Our friends at OrderDynamics have posted a great roundup of the eTail Canada show, which wrapped less than two weeks ago though it feels like ages already (time flies when you’re having fun!)
Here’s some of their thoughts on the show. Thanks guys – wish I could have been there! (Anyone else out there have some insights to share? Send them my way!)
“The third installment of eTail Canada offered the most accurate portrayal of eCommerce and omni-channel retailing in Canada that we’ve ever seen,” the OrderDynamics post stated. Here’s what else the company had to say:
Day One Highlights
The opening keynote panel, which featured Ted Starkman (former President of the Shopping Channel) and Tanbir Grover (Director of eCommerce at Lowe’s Canada), touched on an array of high-level omni-channel concepts including the idea that mobile sites and strategies are playing an important role in supporting in-store shopping experiences. Tanbir continued to suggest that as an online community we still need to figure out what the right mobile experience is, and that we need to spend the same amount of time and thought on mobile shopping sites and strategies as we’ve done in the past for desktop experiences.
The final theme of this panel session discussed Canada’s retail landscape and the incoming wave of U.S. retailers expanding north of the border. “Canada is seeing global competition for the first time,” said Starkman. He continued to explore how Canadian retailers will react to increased competition and aggressive expansion plans. He also noted that many of the U.S. retailers set to enter Canada (or currently entering Canada) already have strong awareness with Canadian consumers, citing Target and Nordstrom as notable examples.
Later that morning, OrderDynamics CEO, Michael Benadiba, led an executive roundtable discussing best practices being used by mid-large retailers to deploy omni-channel commerce initiatives. The roundtable featured great contribution and savvy advice from some of Canada’s biggest and most sophisticated retailers – both Canadian, as well as those based out of the U.S. As if it wasn’t already clear, the appetite and desire to deliver a best of breed, unified shopping experience is at an all-time high in Canada. While it makes perfect sense, it’s encouraging to see such a challenging undertaking taken so seriously by senior retail leaders. As we’ve noted in recent omni-channel focused webinars, executive buy-in is a critical when launching omni-channel commerce strategies.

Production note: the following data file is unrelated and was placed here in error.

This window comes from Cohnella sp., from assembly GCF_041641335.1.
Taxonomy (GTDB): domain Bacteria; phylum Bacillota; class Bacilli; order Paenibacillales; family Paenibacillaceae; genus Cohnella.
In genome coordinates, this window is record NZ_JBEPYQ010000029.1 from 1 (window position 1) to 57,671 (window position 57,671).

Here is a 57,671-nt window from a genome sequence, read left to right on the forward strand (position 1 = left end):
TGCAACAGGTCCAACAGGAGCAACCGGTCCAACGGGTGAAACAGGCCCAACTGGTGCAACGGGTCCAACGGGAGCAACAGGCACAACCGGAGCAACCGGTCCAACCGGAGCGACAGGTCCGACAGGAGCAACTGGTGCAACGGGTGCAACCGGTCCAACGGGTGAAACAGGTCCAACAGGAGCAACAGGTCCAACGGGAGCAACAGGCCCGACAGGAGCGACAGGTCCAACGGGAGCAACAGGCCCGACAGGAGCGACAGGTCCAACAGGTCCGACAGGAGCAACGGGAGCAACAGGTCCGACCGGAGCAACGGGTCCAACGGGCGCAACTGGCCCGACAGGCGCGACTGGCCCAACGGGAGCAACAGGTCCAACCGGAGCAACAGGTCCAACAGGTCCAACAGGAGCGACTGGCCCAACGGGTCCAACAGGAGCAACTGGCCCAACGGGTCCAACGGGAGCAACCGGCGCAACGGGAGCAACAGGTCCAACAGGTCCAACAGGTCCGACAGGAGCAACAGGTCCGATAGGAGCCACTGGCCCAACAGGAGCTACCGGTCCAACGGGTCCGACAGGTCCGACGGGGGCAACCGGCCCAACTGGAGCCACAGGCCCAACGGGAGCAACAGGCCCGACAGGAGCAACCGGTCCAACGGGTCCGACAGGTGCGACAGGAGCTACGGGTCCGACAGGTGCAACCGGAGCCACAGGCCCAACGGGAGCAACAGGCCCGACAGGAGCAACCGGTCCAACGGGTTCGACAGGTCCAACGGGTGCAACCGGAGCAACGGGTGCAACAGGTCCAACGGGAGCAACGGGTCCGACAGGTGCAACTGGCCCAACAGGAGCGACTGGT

Tara Conway (Director of eCommerce at Toys “R” Us Canada) spoke about Toys “R” Us and its ongoing cross-channel efforts to drive improved shopping experiences and deliver ultimate convenience for their customers. According to Tara, cross-channel customers for Toys ‘R Us are more loyal, and buy more than single channel customers (her stats suggested cross-channel customers buy three to four times more frequently, similar to results from Macy’s). Tara also suggested major challenges in launching (and maintaining) omni-channel strategies are ensuring e-commerce and IT departments are completely aligned, and that endless online aisle inventories can lead to frustrating in-store experiences when product assortment isn’t consistent from web to store – two points that can be overlooked when creating customer-centric strategies.
Day Two Highlights
eTail Canada’s second day started with a keynote presentation from OrderDynamics VP of Operations, Tammy Nyman. Tammy’s address focused on the evolution of Canadian consumers, their expectations, and what retailers are doing to meet these growing expectations. She also outlined the percentage of Canadian retailers operating eCommerce websites (statistics were collected from an independent study of 900+ retailers in Canada by OrderDynamcs in January 2013).
Following Tammy’s session, she continued to chair and moderate several speaking panels throughout the day including an insightful panel that featured Todd Dean (VP of Cross-Channel and eCommerce at ALDO Group) and Thierry Hay-Sabourin (Director of eCommerce at Best Buy Canada/Futureshop). Like much of the conference, this session focused on omni-channel retailing, and how Canadian retailers are “flattening” their organizations to adapt to modern shopping expectations and reduce channel-centric approaches. Thierry had a great quote that truly depicts the challenge that lies within omni-channel commerce, saying,
“Multi-channel retailing means involving every area of your business and working together. It means massive disruption for organizations.”
Todd added to that too, saying,
“Omni-channel is a re-think of the retail model. It supports the consumer decision making journey. [Aldo] has no hesitation to change our online experience if it isn’t supporting our retail stores.”
The afternoon keynote presentation featured Peter Sheldon of Forrester Research. While the tone of Peter’s presentation was a bit more urgent than that of previous sessions, it was largely based on his views that e-commerce in Canada has so much potential. Peter talked at length about the need for Canadian retailers to offer more convenience and improved fulfillment options to customers, suggesting both Futureshop and Laura Canada as market leaders. Peter’s presentation offered revealing stats and trends about Canadian consumers and their shopping habits, including the fact that two-thirds of Canadians have purchased online goods from US retailers – a sign that Canadian consumers aren’t afraid to pay more (duties/shipping, exchange rate, etc.) for products they want and can’t find locally.